Vinorelbine is a vinca alkaloid used in the treatment of metastatic non-small cell lung carcinoma (NSLC) and in conjunction with other drugs in locally advanced NSCLC.

Generic Name
DrugBank Accession Number

Vinorelbine is an anti-mitotic chemotherapy drug that is used in the treatment of several types of malignancies, including breast cancer and non-small cell lung cancer (NSCLC) 5. It was initially approved in the USA in 1990's for the treatment of NSCLC 13.

It is a third-generation vinca alkaloid. The introduction of third-generation drugs (vinorelbine, gemcitabine, taxanes) in platinum combination improved survival of patients with advanced NSCLC, with very similar results from the various drugs. Treatment toxicities are considerable in the combination treatment setting 2.

A study was done on the clearance rate of vinorelbine on individuals with various single polymorphonuclear mutations. It was found that there was 4.3-fold variation in vinorelbine clearance across the cohort, suggesting a strong influence of genetics on the clearance of this drug 7.

Small Molecule
Approved, Investigational
Average: 778.947
Monoisotopic: 778.394164715
Chemical Formula
  • 5'-Noranhydrovinblastine
  • Vinorelbin
  • Vinorelbina
  • Vinorelbine
  • Vinorelbinum
External IDs
  • KW 2307 base



Vinorelbine tartrate is indicated for adults in the treatment of advanced non-small cell lung cancer (NSCLC), as a single therapy or in combination with other chemotherapeutic drugs 5.

Used in relapsed or refractory Hodgkin lymphoma, in combination with other chemotherapy agents 14.

For the treatment of desmoid tumor or aggressive fibromatosis, in combination with methotrexate 14.

For the treatment of recurrent or metastatic squamous cell head and neck cancer 14.

For the treatment of recurrent ovarian cancer 14.

For the treatment of metastatic breast cancer, in patients previously treated with anthracyline and/or taxane therapy 14.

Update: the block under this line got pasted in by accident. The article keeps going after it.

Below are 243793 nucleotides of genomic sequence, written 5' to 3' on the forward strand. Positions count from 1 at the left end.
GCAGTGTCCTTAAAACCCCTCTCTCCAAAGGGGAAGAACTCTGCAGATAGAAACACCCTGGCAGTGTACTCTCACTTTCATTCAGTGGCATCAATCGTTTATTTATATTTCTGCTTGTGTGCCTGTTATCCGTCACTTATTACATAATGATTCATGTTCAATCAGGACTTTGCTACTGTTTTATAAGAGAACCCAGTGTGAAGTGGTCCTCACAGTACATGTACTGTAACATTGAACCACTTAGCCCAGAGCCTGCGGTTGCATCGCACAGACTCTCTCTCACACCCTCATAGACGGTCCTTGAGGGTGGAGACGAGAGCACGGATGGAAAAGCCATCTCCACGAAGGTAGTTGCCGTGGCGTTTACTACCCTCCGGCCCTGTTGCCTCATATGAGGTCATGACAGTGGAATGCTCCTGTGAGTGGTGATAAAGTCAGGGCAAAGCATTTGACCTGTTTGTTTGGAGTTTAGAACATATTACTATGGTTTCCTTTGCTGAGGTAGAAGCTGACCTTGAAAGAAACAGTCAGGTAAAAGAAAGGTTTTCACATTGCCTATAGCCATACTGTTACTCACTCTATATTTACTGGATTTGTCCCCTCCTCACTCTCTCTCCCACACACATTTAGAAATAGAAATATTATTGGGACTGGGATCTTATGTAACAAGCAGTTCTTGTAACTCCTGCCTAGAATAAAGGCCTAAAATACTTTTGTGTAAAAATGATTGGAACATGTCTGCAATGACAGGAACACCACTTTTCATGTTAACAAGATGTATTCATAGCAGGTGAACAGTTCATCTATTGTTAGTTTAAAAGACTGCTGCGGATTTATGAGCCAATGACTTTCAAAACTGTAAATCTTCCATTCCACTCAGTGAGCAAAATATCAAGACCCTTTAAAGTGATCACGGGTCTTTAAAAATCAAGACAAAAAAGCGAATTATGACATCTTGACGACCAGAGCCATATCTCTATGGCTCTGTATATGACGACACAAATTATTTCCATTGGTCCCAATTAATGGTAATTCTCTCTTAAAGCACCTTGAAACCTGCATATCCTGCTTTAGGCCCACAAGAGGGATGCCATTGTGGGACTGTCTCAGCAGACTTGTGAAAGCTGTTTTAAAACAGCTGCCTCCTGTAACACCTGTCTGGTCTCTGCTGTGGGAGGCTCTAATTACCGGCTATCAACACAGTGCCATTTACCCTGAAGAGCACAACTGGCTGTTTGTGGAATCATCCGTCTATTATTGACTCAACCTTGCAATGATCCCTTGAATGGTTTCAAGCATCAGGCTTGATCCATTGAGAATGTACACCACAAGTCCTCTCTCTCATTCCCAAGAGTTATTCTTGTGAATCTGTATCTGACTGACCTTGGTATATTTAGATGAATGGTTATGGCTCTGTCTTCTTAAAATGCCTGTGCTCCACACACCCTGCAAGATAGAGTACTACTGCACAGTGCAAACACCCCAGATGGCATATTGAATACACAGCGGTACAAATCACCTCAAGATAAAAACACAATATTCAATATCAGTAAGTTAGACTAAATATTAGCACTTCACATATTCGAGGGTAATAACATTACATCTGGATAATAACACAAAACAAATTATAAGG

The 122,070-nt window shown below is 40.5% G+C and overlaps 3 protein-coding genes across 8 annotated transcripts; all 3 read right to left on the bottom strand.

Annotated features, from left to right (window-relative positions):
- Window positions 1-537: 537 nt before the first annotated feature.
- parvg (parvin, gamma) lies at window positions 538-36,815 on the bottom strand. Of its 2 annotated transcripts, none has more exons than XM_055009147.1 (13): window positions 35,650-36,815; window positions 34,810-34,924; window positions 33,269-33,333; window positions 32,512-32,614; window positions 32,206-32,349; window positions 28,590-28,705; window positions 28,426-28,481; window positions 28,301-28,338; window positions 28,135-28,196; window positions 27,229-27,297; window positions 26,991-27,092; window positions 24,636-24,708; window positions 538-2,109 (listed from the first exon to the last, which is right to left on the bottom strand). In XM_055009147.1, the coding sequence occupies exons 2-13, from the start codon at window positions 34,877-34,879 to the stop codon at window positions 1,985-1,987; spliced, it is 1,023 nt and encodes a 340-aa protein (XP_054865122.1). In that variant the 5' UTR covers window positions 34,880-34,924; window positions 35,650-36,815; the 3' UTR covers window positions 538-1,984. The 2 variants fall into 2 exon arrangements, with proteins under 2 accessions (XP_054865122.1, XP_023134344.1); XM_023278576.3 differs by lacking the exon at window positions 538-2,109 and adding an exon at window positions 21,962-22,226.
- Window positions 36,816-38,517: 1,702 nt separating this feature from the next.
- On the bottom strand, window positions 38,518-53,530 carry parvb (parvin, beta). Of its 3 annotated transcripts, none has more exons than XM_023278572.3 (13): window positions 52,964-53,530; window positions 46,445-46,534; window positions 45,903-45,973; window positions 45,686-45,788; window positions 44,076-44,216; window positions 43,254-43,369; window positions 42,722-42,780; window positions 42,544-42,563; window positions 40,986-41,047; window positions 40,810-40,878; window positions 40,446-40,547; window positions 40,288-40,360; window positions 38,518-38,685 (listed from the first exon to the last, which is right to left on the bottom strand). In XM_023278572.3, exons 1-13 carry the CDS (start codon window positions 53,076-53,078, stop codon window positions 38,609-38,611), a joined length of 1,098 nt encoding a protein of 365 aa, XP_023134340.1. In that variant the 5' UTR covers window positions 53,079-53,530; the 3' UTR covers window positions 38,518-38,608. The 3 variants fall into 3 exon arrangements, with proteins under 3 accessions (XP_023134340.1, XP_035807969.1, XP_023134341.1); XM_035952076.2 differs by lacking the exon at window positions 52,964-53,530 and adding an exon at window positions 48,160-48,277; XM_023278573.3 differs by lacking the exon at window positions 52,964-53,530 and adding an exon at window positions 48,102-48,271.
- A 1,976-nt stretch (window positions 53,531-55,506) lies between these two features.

For the treatment of HER2-positive, trastuzumab-resistant, advanced breast cancer in patients previously treated with a taxane, in combination with trastuzumab and everolimus 14.

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Associated Conditions
Indication TypeIndicationCombined Product DetailsApproval LevelAge GroupPatient CharacteristicsDose Form
Used in combination to treatLocally advanced non-small cell lung cancerRegimen in combination with: Cisplatin (DB00515)•••••••••••••••••••••• •••••••••
Treatment ofMetastatic breast cancer••• •••••
Treatment ofMetastatic cervical cancer••• •••••
Used in combination to treatMetastatic non-small cell lung cancerRegimen in combination with: Cisplatin (DB00515)•••••••••••••••••••••• •••••••••
Treatment ofMetastatic non-small cell lung cancer•••••••••••••••••••••••
Contraindications & Blackbox Warnings
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Vinorelbine is a semi-synthetic vinca-alkaloid with a wide spectrum of anti-tumor activity. The vinca-alkaloids are considered spindle poisons. They work by interfering with the polymerization of tubulin, a protein responsible for building the microtubule system which appears during cell division in proliferating cancer cells 11.

Mechanism of action

Vinca alkaloids are structurally similar compounds composed of two multi-ringed units, vindoline, and catharanthine. Vinorelbine tartrate is a vinca alkaloid in which the catharanthine component is the target of structural modification 9, 10.

This structural modification contributes to unique pharmacologic properties.The antitumor activity of vinorelbine tartrate is believed to be owed to the inhibition of mitosis at metaphase via its interaction with tubulin 5.

Vinorelbine is a mitotic spindle poison that interferes with chromosomal segregation during mitosis, also known as cell division. It pauses cells at the G2/M phases, when present at concentrations close to the half maximal inhibitory concentration (IC50). Microtubules, which are derived from polymers of tubulin, are the main target of vinorelbine.

The chemical modification used to produce vinorelbine allows for the opening of the eight-member catharanthine ring with the formation of both a covalent and reversible bond with tubulin 11.

The relative contribution of different microtubule-associated proteins in the production of tubulin vary between neural tissue and proliferating cells and this has important functional implications. The ability of vinorelbine to bind specifically to mitotic rather than other microtubules has been shown and may suggest that neurotoxicity is less likely to be a problem than with the molecular mechanism of action 11.

As with other anti-microtubule agents, vinorelbine is known to contribute apoptosis in malignant cells. The exact mechanisms by which this process occurs are complex and many details are yet to be elucidated. The disarray of the microtubule structure has a number of effects, including the induction of tumor suppressor gene p53 and activation/inactivation of a number of protein kinases involved in essential signaling pathways, including p21 WAF1/CIP1 and Ras/Raf, PKC/PKA. These molecular changes lead to phosphorylation and consequently inactivation of the apoptosis inhibitor Bcl2. This, in turn, results in a decrease in the formation of heterodimers between Bcl2 and the pro-apoptotic gene BAX, stimulating the sequence of cell apoptosis 11.